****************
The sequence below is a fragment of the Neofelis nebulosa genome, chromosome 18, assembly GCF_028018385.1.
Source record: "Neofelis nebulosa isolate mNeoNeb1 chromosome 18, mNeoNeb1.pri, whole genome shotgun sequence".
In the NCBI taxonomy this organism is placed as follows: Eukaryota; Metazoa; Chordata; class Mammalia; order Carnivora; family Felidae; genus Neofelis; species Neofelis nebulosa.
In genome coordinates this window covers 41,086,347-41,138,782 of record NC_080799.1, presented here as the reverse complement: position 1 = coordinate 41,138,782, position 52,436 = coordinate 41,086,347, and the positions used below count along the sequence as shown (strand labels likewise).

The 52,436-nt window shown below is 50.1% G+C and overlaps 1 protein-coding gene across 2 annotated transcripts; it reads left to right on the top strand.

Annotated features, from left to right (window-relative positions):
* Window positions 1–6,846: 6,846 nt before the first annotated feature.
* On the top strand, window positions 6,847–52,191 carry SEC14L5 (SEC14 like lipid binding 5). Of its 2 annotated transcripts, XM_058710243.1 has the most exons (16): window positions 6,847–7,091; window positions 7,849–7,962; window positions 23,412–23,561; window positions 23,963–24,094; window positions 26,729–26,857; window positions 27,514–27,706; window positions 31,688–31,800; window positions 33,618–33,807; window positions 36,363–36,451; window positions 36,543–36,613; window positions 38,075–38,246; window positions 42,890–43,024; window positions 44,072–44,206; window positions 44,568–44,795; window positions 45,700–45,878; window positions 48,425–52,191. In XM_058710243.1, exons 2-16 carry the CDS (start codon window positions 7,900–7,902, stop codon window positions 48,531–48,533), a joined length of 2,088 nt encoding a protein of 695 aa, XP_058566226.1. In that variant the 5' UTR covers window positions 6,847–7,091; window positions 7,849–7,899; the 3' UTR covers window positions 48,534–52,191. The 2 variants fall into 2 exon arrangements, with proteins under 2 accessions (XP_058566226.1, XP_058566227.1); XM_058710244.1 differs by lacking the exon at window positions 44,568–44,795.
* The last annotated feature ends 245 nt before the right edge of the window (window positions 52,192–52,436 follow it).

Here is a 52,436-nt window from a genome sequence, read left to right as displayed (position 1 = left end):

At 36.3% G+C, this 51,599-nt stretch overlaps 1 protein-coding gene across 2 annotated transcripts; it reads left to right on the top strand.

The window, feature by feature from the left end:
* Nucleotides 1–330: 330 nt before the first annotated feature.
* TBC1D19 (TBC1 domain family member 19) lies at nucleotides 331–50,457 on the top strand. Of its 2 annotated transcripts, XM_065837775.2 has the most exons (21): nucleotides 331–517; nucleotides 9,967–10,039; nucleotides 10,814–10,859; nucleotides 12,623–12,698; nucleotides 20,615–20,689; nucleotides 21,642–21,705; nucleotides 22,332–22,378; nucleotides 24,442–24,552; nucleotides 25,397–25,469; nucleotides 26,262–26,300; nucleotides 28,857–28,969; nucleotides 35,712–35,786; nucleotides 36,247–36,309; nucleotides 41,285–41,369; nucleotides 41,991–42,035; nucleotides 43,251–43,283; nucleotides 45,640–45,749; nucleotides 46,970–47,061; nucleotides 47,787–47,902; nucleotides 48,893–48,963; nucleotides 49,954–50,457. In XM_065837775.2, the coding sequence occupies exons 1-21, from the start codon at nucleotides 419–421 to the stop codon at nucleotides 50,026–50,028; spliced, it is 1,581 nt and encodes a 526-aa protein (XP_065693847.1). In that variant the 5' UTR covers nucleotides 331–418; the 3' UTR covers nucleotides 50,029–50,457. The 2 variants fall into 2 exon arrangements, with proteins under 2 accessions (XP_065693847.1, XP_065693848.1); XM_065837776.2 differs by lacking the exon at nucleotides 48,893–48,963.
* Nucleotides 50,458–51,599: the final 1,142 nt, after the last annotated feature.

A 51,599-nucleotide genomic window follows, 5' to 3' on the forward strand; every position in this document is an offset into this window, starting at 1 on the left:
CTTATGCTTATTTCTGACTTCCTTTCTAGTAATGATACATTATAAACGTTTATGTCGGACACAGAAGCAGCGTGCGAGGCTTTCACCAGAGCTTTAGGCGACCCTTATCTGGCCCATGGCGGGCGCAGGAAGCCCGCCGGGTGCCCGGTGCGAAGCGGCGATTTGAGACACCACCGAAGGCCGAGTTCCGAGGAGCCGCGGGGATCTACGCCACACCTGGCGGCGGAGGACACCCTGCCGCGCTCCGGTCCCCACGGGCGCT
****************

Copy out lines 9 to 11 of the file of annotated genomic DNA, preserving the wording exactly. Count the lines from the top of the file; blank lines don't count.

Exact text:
* The last annotated feature ends 245 nt before the right edge of the window (window positions 52,192–52,436 follow it).

Here is a 52,436-nt window from a genome sequence, read left to right as displayed (position 1 = left end):

At 36.3% G+C, this 51,599-nt stretch overlaps 1 protein-coding gene across 2 annotated transcripts; it reads left to right on the top strand.